Carrie Steckl earned her Ph.D. in Counseling Psychology with a Minor in Gerontology from Indiana University – Bloomington in 2001. She has spent over ...Read More
Have you ever been to an emergency room, either for yourself or someone you love? Chances are you witnessed some degree of chaos, regardless of where you live. Emergency rooms are inherently stressful due to long waiting times and overworked hospital staff. Layer that stress on top of the individual anxieties experienced by each patient with his or her own story, and the pressure can be difficult to bear.
Some of the hardest cases in emergency rooms are the results of violence. Particularly in cities like Chicago, shooting victims are filling up emergency rooms at an alarming rate. If their lives can be saved and physical wounds can be healed, these victims often return to their neighborhoods physically well, but mentally scarred.
That’s where emergency room social workers come into play.
In a recent article in the Chicago Tribune, I learned that some area hospitals are embedding social workers into their emergency rooms to provide mental health treatment immediately after a trauma. This real-time supportive care has proven beneficial for victims of violence who will need to learn to function again in their own neighborhoods, which oftentimes are where they were shot.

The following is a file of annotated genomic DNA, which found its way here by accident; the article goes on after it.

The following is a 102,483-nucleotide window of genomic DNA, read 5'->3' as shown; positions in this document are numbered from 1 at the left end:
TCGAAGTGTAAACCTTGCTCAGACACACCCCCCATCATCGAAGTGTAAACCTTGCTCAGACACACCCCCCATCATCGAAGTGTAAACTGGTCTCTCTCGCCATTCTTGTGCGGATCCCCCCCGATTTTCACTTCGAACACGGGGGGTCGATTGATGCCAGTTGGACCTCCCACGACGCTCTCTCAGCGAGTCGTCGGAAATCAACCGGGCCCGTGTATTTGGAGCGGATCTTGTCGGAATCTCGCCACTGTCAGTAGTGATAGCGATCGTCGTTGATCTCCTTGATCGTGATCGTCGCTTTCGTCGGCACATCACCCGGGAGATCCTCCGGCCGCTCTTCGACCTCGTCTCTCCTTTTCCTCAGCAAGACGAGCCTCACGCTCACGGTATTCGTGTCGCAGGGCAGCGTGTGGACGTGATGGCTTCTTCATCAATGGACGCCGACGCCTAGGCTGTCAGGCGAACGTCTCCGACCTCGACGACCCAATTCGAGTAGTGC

Social workers in these positions make rounds with the goal of treating the stress and anxiety that is often a by-product of urban violence. Sometimes, they find evidence of post-traumatic stress disorder among their patients. In fact, one Chicago hospital recently surveyed its patients and found that gunshot victims were more likely than those who experienced other kinds of trauma, such as accidents, to be diagnosed with post-traumatic stress disorder.
I applaud these hospitals for being so proactive and for recognizing that the sooner patients are counseled after a trauma, the better their chances for coping successfully in the days, weeks, and months ahead. Patients who are counseled while still in the emergency room can be educated about symptoms they might experience, how to cope with them, and how to reach out for help if problems persist. Patients who have a good experience with mental health treatment directly after a trauma might be more likely to seek out treatment later on than those who do not receive immediate help and who may harbor skepticism or stigma about mental health treatment. Social workers also can refer patients to services upon their discharge from the hospital to ensure continuity of care.
The idea of placing social workers in the emergency room environment to provide trauma-based care is long overdue. Does your hospital include social workers among its emergency room staff?
Sweeney, A. (September 2, 2014). Social workers join the ER team: Hospitals enlist help to treat mental wounds left by acts of violence. Chicago Tribune (Kindle edition).